TIME STOOD STILL BY WHITE LACE(1)
I was not whole anymore: the accident had taken pieces of my body. The twisted metal and broken glass had acted like a surgeon’s scalpel, quickly and efficiently removing those parts it deemed in the way. How many days ago was it my car felt like it was flying, the engine revving, the wheels spinning and my mind not quick enough to understand that the other part of the bridge no longer existed? What type of person moves the “Bridge Out” sign and walks away thinking it was a clever prank?
Funny, the descent to the bottom could not have taken more than seven seconds, but in that time so many things happened. I saw people I loved who passed away years ago. Their smiles and welcoming arms told volumes of their love for me. No words were spoken aloud but I felt the comfort of their smiles. I knew this would not hurt, they told me so without saying a word. There were no bright lights, clouds parting, trumpets blasting…just a quietness that enveloped my car, a quiet that overtook the sound of the engine, a calm that consumed the night. I thought to myself that this is what a bird hears while flying. This is the quiet I imagined that dwelt in the floating oasis of pregnancy. I realized that this is the peace you experience before you die.
Time must have suspended my car in that midair dance. Too many things happened while I waited to be introduced to the hard reality that existed at the bottom of the canyon. Stories were told to me by grandma. My wonderful grandma, bless her heart. She fought her battle with cancer with valor. She never quit. I remember the funeral, so many people, so many kind words. I was sixteen then; the first time I had ever seen somebody dead up close.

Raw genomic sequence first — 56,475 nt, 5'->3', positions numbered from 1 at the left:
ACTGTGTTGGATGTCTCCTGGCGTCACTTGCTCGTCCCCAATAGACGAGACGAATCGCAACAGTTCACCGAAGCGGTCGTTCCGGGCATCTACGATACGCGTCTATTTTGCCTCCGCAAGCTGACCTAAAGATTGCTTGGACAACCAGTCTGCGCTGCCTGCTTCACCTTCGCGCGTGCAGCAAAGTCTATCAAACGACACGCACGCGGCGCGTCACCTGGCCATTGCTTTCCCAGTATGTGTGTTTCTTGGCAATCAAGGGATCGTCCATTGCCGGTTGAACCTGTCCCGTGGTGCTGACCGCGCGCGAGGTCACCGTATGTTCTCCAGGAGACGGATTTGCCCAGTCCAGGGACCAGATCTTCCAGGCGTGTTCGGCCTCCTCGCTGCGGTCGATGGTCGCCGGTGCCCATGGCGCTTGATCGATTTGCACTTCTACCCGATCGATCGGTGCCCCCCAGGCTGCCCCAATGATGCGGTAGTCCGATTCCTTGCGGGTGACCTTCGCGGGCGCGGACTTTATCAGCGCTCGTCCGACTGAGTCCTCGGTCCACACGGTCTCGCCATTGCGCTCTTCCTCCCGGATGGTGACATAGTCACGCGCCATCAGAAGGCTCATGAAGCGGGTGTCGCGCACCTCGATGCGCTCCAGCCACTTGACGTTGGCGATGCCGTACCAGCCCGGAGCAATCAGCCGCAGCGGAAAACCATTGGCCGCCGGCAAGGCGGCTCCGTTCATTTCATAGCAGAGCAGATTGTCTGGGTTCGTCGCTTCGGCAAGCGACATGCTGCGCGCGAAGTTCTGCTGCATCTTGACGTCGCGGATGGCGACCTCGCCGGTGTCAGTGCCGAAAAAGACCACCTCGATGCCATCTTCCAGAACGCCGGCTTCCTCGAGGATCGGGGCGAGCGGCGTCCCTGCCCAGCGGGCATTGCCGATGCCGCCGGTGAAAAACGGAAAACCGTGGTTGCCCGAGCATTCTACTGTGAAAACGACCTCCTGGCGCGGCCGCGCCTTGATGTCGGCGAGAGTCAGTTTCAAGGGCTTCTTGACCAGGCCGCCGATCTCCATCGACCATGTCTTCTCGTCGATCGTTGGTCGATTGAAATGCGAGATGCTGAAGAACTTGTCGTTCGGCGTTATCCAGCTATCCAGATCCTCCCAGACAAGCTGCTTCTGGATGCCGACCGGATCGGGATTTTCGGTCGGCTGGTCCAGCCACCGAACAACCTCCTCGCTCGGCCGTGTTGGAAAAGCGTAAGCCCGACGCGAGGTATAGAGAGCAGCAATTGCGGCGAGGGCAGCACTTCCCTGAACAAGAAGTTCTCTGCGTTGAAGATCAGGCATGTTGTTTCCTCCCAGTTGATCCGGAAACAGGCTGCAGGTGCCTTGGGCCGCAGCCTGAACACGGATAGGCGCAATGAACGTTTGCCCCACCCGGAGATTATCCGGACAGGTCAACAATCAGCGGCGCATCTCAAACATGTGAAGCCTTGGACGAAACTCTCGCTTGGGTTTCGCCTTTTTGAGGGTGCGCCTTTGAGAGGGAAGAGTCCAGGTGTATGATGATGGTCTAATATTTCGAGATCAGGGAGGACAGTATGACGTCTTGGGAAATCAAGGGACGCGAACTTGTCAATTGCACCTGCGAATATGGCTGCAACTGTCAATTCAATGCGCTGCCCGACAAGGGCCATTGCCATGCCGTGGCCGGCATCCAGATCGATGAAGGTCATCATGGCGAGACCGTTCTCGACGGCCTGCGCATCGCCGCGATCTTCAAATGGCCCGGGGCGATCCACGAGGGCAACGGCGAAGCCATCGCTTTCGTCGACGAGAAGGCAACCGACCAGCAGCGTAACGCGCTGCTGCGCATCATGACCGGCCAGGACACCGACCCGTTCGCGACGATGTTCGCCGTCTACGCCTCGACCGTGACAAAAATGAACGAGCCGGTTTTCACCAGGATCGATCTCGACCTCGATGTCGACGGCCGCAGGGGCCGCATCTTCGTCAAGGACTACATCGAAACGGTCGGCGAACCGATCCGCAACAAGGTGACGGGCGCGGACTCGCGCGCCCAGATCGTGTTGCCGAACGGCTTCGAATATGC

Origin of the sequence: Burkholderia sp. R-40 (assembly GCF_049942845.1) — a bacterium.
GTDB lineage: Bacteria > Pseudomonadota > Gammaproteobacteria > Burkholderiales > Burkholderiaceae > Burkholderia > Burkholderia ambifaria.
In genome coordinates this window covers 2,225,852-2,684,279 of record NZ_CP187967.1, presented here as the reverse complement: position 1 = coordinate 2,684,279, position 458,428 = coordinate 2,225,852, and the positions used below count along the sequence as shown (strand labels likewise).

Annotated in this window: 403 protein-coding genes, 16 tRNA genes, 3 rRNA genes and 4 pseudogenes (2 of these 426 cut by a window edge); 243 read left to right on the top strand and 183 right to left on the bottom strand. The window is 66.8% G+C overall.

Nearly twenty years later, here she was, flashing that smile that said everything was going to be all right, telling me of her love, reassuring me of my faith. It felt like hours were passing as she stood there and held my hand, softly wiping the tears from my cheek. As I lie here now, I realize those precious seconds she was allowed to visit me embossed a lifetime of memories in my heart, memories that time cannot understand.
Others came to me during my fall: For example, my friend Steve, his front teeth still missing where my expertise with dad’s golf club and his catlike reactions collided: now a wink, a smile, and he was gone. Then there was Kerrie, sweet Kerrie, almost four; she never could get that Disneyland tee shirt off her. She was wearing it the day she fell from the tractor as Grandpa lost his grip. She was so tiny, even for four. I carried her pink casket with my brother and cousins. I remember thinking that this was the tiniest casket I had ever seen. It dawned on me that this was the only children’s casket I had ever seen. I was 20 years her senior but I knew her well. That sassy smirk, hands on her hips shaking that finger, she was quite a pistol. Jack-in-the-Box was her idea of fine dining, especially if we could eat it in the car. She always made me laugh. She gave me a hug and kiss, right inside that falling car. There was no fear on her face, just that smile letting me know she was OK, maybe letting me know I was too.